Wednesday, November 20, 2019
'The Three Musketeers' by Alexandre Dumas
This swashbuckling epic of chivalry, honor, and derring-do, set in France during the 1620s, is richly populated with romantic heroes, unattainable heroines, kings, queens, cavaliers, and criminals in a whirl of adventure, espionage, conspiracy, murder, vengeance, love, scandal, and suspense. Dumas transforms minor historical figures into larger- than-life characters: the Comte d’Artagnan, an impetuous young man in pursuit of glory; the beguilingly evil seductress “Milady”; the powerful and devious Cardinal Richelieu; the weak King Louis XIII and his unhappy queen—and, of course, the three musketeers themselves, Athos, Porthos, and Aramis, whose motto “all for one, one for all” has come to epitomize devoted friendship. With a plot that delivers stolen diamonds, masked balls, purloined letters, and, of course, great bouts of swordplay, The Three Musketeers is eternally entertaining.
I don't think Alexandre Dumas cared one whit about literary excellence or anything like that. He just wanted to tell a good yarn, full of duels, waxed moustaches, and prickly, swashbuckling heroes. It took me a chapter or two to get used to the 'slay people as soon as you look at them' mindset, but then we were off. Seriously though, wasn't life-expectancy already short enough in the seventeenth century without cutting it even shorter?
The action takes place over about eighteen months, and never stops. Our boy d'Artagnan is an 18-year-old with a super-touchy, 'Do you want a piece of me?' attitude that gets him in loads of strife. Luckily for him, he has the skillful moves to wriggle out of it, sometimes by the skin of his teeth. He leaves his father's house with the intention of making his fortune, and has a letter of introduction to Monsieur de-Treville, in whose foyer he first meets the three buddies, Athos, Porthos and Aramis. D'Artagnan manages to accidentally offend each of them separately within the space of ten minutes, but after a few hiccups, the four of them become inseparable, getting embroiled in all sorts of delicate political and romantic jams.
One of their first quests is to recover a dozen diamond studs to save their queen's honour. She'd given them to her lover, the Duke of Buckingham, and now the jealous king is onto it.
Athos is the little gang's suave, enigmatic mentor, concealing his true identity and a troubled past which has sworn him off women. Porthos is the guy with self-esteem issues, coming off as a big, brash show-off. And Aramis is the modest chap who never boasts, but quietly aces everything he attempts. And he claims his real passion is the church. He's just filling in time musketeering until he's written his theology thesis.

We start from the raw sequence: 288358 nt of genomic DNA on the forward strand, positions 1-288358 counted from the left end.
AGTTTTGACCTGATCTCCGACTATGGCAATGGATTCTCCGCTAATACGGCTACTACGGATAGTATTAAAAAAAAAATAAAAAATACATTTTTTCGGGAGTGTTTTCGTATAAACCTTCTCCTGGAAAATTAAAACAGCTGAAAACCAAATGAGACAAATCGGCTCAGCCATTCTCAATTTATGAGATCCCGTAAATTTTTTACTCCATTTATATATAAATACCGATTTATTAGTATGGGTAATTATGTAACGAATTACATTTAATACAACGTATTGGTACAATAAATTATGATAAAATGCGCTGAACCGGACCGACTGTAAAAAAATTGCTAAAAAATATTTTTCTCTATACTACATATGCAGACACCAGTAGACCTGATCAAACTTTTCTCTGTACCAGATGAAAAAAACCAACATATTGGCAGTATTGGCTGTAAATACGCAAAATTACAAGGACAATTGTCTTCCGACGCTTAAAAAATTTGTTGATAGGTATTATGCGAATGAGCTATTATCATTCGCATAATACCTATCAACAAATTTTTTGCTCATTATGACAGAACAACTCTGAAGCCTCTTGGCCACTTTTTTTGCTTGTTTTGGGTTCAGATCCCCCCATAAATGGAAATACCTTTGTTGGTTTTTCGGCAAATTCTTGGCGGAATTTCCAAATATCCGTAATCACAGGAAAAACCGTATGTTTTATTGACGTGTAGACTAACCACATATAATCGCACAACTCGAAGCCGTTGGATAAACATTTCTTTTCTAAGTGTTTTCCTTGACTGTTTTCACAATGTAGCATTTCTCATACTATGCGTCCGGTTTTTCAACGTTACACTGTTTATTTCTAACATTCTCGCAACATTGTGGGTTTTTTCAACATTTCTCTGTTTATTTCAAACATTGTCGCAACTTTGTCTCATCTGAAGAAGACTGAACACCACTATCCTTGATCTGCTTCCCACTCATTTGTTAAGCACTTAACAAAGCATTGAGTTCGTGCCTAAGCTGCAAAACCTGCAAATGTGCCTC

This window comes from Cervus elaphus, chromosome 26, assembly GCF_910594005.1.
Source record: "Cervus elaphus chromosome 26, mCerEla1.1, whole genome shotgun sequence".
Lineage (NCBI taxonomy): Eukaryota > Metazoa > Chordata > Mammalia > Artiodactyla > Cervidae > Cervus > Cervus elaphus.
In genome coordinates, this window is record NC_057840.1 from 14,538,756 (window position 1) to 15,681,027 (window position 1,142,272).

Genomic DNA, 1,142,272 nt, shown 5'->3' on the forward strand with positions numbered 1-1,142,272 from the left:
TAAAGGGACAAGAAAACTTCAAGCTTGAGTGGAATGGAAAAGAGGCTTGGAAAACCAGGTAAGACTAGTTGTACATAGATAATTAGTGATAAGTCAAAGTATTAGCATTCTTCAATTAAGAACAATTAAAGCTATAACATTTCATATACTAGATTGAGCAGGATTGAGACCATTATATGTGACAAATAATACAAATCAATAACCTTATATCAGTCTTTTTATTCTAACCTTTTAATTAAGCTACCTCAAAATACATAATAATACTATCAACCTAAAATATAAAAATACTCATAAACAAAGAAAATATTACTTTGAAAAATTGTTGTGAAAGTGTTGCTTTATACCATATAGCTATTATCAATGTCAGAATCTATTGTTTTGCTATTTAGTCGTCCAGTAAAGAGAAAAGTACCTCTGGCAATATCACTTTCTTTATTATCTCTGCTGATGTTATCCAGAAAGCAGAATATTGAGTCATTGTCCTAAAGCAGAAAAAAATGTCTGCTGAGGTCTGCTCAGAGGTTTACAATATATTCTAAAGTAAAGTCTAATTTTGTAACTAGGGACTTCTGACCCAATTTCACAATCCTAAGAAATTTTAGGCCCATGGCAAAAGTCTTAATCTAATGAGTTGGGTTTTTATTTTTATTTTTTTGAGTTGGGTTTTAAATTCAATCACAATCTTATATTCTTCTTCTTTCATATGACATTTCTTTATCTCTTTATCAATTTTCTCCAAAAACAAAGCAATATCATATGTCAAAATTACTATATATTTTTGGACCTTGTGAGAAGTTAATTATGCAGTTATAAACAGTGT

The story was serialised in 1844, but set in 1625. Dumas took the liberty of crafting his adventure story around the true lives of people from history. An odd 220 years was still recent enough for readers to remember stories of Louis XIII, his lonely Austrian queen Anne, Cardinal Richelieu and the English Duke of Buckingham. Yet it was far enough in the past for him to stretch the truth to snapping point without getting in trouble. That's the feeling I get anyway. I doubt the real Cardinal was quite so crafty, or the Duke such a Playboy with nerve enough to seduce a foreign queen on her own turf. (For that matter, would Anne of Austria have really given her secret lover a string of diamond studs which was a birthday present from her husband? A tacky lack of judgement, for such an elegant lady.)
The biggest villain is a piece of work known as 'Milady', who's like a composite of Queen Jezebel, Bellatrix L'Estrange and Narnia's White Witch. Those who know her never, ever mess with her, but the naive, 20-year-old d'Artagnan does, putting him at the top of her hit list. This story suggests to me the habit of teenagers going off to seek their fortune is flawed, because they aren't wise enough! A guy who knows a certain woman is a monster, yet still jumps into bed with her, because he's too amorous to run away as fast as he can urgently needs his mother's input.
The dark humour is so black a shade at times, that we get invested in quests and relationships to be taken off guard. Towards the end I was blinking and mumbling, 'Whoa, that's a bit rough.'
Overall, I really wasn't a huge fan. Slapstick and tragedy aren't my favourite genres, and this yarn is like some strange hybrid that incorporates both. I doubt I'll ever read it again, but having said that, I found myself grinning a lot all the way through. I stumbled across C.S. Lewis' opinion in a book of essays, and he mentioned that The Three Musketeers holds no appeal for him because the pace gallops non-stop at the expense of atmosphere building. For example, when they cross the channel, there's no sense that London differs from Paris in any way. Most likely, d'Artagnan doesn't stop long enough to blink and take it in. Lewis says, 'There's no rest from the adventures. One's nose is kept ruthless in the grindstone.' I get where he's coming from.
Close to the very end, Athos give d'Artagnan a piece of elder brotherly advice that's intended to help him put things in perspective and move on. In general, it's a great sentiment that's transferable to the reader. He says, 'You are young, and your bitter recollections have time to change themselves to sweet remembrances.' It was such a wise thing for Athos to say, but in d'Artagnan's case, I don't really buy it. After all that went down, I'd suggest what the poor kid needs is hours of trauma counselling for a whopping case of PTSD. But maybe that's the difference between the twenty-first and seventeenth centuries.